Many Eastern Asian women use Buddha to cure their alcoholic husbands. Such remedy works somehow. But the problem is that alcohol demons return again and again. So they keep praying to Buddha. It is wise for Buddha that he does not cure alcoholics completely. The power or tactics of Jesus is similar to that of Buddha. Jesus noted that demons (or devil) might return (Matthew 12: 43-45). Yeah, demons return again and again. This is the secret and longevity of exorcism.

  • brian · October 20, 2009 at 6:48 pm

    By the way, God did not like to have sick people near him. According to the Old Testament, God did not like to have the sick or handicapped around him.

    (Numbers 5:1) And the Lord spake unto Moses, saying,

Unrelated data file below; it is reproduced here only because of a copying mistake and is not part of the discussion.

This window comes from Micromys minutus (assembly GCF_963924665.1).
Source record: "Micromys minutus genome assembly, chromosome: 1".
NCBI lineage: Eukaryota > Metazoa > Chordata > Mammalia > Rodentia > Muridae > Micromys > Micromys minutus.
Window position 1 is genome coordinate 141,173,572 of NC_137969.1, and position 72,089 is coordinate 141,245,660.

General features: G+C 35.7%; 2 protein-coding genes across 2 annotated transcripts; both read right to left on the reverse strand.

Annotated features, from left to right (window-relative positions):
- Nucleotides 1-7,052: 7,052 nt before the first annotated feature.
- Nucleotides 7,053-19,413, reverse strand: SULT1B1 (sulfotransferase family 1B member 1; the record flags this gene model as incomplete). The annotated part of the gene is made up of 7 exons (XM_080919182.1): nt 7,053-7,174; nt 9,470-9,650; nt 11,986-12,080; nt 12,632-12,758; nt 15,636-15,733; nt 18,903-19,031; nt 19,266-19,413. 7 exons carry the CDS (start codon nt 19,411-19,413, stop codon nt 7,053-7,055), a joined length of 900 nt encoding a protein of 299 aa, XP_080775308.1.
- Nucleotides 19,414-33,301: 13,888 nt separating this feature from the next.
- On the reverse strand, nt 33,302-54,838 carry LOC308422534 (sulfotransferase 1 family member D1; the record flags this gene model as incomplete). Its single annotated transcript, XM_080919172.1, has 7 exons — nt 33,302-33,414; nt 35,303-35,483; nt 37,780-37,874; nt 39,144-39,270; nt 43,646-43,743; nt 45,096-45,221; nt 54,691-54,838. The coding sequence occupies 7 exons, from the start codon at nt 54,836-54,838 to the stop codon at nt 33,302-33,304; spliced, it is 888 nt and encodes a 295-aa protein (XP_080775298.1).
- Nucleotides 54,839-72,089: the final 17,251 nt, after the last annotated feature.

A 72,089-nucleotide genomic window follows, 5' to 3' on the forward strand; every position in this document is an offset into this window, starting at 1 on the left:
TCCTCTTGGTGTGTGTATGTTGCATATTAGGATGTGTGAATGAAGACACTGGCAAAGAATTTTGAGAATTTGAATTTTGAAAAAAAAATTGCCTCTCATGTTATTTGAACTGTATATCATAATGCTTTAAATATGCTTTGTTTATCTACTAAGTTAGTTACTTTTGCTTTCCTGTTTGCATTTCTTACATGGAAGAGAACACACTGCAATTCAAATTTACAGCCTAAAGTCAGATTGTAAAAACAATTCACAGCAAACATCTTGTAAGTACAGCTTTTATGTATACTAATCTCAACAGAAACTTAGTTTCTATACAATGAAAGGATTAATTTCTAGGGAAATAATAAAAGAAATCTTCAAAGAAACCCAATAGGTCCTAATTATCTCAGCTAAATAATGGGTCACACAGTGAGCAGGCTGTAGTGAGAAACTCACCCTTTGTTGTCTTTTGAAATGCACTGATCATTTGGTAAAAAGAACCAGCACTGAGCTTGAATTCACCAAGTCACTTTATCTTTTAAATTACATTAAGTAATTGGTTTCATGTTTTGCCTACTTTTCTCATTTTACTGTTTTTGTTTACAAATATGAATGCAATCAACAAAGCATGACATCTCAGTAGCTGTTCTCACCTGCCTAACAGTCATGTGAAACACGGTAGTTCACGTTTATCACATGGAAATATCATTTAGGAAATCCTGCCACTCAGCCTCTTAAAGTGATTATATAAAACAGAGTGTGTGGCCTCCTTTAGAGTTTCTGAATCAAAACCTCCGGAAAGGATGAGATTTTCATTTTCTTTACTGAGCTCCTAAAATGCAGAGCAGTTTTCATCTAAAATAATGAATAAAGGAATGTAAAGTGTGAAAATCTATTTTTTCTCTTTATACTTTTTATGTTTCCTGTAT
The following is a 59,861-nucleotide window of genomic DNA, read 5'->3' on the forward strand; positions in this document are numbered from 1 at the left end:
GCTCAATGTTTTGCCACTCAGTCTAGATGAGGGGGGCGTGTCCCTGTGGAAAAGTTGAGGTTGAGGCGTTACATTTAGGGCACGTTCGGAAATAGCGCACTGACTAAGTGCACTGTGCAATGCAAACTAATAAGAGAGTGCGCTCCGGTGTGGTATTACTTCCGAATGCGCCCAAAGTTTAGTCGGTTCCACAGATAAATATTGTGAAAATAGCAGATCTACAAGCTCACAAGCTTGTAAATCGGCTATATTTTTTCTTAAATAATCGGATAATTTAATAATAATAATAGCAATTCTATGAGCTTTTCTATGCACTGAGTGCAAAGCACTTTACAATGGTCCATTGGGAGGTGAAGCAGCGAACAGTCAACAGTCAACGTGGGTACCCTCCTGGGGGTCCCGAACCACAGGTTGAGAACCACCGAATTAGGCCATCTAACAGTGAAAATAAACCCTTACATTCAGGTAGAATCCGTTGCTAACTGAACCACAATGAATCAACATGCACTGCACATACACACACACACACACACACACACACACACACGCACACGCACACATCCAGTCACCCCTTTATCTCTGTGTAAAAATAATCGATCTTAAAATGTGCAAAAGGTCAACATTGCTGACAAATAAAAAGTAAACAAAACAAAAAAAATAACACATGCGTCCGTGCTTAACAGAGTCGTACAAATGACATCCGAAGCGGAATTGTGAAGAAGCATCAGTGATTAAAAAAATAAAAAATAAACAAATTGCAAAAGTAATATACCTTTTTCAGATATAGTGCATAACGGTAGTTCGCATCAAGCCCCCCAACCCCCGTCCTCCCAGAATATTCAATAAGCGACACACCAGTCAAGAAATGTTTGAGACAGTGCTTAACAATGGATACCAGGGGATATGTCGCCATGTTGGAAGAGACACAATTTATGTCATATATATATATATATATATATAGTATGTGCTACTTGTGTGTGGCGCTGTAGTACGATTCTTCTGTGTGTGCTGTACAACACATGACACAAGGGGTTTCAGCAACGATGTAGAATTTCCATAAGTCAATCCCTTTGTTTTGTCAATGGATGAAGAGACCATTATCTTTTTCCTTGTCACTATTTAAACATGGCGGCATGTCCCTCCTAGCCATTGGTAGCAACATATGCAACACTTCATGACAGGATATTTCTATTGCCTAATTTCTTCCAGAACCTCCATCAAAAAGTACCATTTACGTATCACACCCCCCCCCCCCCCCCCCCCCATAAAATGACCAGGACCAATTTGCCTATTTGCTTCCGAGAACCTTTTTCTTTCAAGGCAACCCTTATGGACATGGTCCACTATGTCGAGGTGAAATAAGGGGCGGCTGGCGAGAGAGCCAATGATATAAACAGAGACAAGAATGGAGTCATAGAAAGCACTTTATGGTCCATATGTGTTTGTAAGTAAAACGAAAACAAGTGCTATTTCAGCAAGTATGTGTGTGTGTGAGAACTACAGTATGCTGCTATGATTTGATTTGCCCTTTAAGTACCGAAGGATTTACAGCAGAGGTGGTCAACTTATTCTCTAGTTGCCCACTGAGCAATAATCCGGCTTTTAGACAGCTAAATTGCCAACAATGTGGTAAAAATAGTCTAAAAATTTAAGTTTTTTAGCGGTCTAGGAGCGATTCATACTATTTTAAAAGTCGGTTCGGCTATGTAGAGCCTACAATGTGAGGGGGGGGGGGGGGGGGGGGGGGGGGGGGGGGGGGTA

(5:2) Command the children of Israel, that they put out
    of the camp every leper, and every one that hath an
    issue [hemophiliac], and whosoever is defiled by the dead:
    (5:3) Both male and female shall ye put out, without the
    camp shall ye put them; that they defile not their camps,
    in the midst whereof I dwell.

    (Leviticus 21:16) And the Lord spake unto Moses, saying,
    (21:17) Speak unto Aaron saying, Whosoever he be of thy
    seed in their generations that hath any blemish, let him
    not approach to offer the bread of his God.
    (21:18) For whatsoever man he be that hath a blemish, he
    shall not approach: a blind man, or a lame, or he that hath
    a flat nose, or any thing superfluous,
    (21:19) Or a man that is brokenfooted, or brokenhanded,
    (2:20) Or crookback, or a dwarf, or that hath a blemish in
    his eye, or be scurvy, or scabbed, or hath his stones broken;